Wilma den Hartigh
The global economic crisis and South Africa’s social grants were major priorities in President Kgalema Motlanthe’s State of the Nation Address on Friday. He also assured South Africans that the nation is in a good state, despite the strain on the local economy and much political uncertainty.
He said South Africa could not ignore the global credit crunch and its consequences for production and trade. The government’s immediate task is to devise responses that will minimise the impact of the crisis, he said, especially on the most vulnerable sectors of society.
Motlanthe stressed that South Africa’s counter-cyclical budget policies had helped the country avoid the worst impact of the crisis.
“We are in a period in which others are experiencing or projecting recessions. South Africa and the rest of the continent are still poised for growth, even if at a slower rate,” he said.
The president announced that a task team was busy debating a number of interventions for the country. These include continued public investment projects, the value of which has increased to R690-billion for the next three years.
“Where necessary, we will find creative ways to raise funds,” he said. This will include support by development finance institutions, loan finance from international agencies, partnerships with the private sector and utilisation of resources controlled by workers such as pension funds.
Plans to expand employment in sectors such as health, social work, education and law-enforcement agencies will continue. The introduction of the next phase of the Expanded Public Works Programme will also be fast-tracked.
He spoke of “mitigating actions” to be undertaken within the private sector to counteract an excessive investment slowdown and unnecessary closures of production plants. For example, government will adapt industrial financing and incentive instruments to help deal with challenges in various sectors, and also encourage development finance institutions to assist firms in distress. Alternatives to layoffs will be explored, including longer holidays, extended training, short time and job-sharing.
Many analysts and opposition parties welcomed the introduction of the task team, as well as the proposed intervention strategies.
“What stands out is that the president spoke about the global financial crisis. It is an indication that government is not in denial,” said Judith February, head of the political information and monitoring service at the Institute for Democracy in South Africa.
She added that it was a “good steadying speech” that addressed how the economic crisis will impact on South Africans. However, she did express concern about the implementation of the initiatives.
Raenette Taljaard, director of the Helen Suzman Foundation, said Motlanthe approached the implications of the global financial crisis for South Africa in a very thoughtful way.
“He even made some suggestions of what can be done if we know that the credit markets are going to be closed for infrastructure,” Taljaard said.
Dr Pieter Mulder, leader of the Freedom Front Plus, largely agreed.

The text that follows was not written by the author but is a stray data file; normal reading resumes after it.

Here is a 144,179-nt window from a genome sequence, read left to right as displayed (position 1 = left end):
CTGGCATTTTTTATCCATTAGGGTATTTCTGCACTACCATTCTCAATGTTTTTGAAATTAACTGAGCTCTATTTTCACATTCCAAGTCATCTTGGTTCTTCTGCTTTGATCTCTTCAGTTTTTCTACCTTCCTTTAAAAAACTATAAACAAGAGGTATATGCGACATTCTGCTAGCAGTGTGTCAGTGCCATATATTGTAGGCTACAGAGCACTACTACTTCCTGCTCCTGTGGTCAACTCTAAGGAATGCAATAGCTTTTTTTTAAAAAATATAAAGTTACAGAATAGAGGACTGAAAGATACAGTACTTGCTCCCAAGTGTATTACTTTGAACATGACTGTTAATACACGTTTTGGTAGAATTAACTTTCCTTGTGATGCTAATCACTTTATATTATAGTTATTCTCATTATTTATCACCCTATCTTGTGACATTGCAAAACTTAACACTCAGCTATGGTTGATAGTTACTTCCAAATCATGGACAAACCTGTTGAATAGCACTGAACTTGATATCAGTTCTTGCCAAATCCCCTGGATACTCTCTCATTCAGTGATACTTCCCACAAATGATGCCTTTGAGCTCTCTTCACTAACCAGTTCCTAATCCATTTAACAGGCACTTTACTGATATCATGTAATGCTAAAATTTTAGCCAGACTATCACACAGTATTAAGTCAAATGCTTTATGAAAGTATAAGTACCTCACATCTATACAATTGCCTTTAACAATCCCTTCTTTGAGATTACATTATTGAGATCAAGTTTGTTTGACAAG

“Although the address was an election speech in a certain sense, the intervention plans are concrete and we welcome the task team discussions,” Mulder said.
Social grants also came under the spotlight in the address. Motlanthe said government has over the past 15 years done its best to attack the scourge of poverty through the social wage. Income poverty among African and Coloured communities has declined, partly as a result of higher rates of employment and access to social grants. In 1999 the number of grant beneficiaries was 2.5-million. By 2008 this had increased to 12.4-million.
Research conducted by a team of academics at the University of Stellenbosch, led by Professor Servaas van der Berg, indicates that money-metric poverty declined substantially since the turn of the century. The reduction is to a large extent due to a dramatic expansion in social grants expenditure from 2002 onwards.
Among households that include children (aged 17 and younger), the number of households reporting that a child went hungry declined dramatically (from just over 31% to 16%) between 2002 and 2006. Evidence of the social wage is also seen in massive improvements in access to primary health facilities.
Despite these advances, Motlanthe said still more could be done.
“Government is painfully aware that abject poverty is still too widespread in our society and the level of inequality is too high.”
As part of the intervention plan, he said government will sustain and expand social expenditure, including progressively extending access to the child support grant to children 18 years of age and reducing the age of eligibility for old age pension to 60 years for men.
Helen Zille, leader of the Democratic Alliance, was critical of this emphasis on social grants, saying poverty-stricken South Africans need more than a “few hundred rand a month” to sustain themselves. Zille said what is needed is to grow the economy and create more jobs so that people can sustain their families and earn a honourable living.
Jacob Zuma, president of the ruling African National Congress, pointed out that the levels of poverty in 1994 were “beyond description” and social grants were necessary to address this situation. “It is important to begin to think how we can come out of this. We can’t have a country that depends on grants forever,” Zuma said, adding that an emphasis on education is an important tool to address this issue and lower the number of people dependent on grants.
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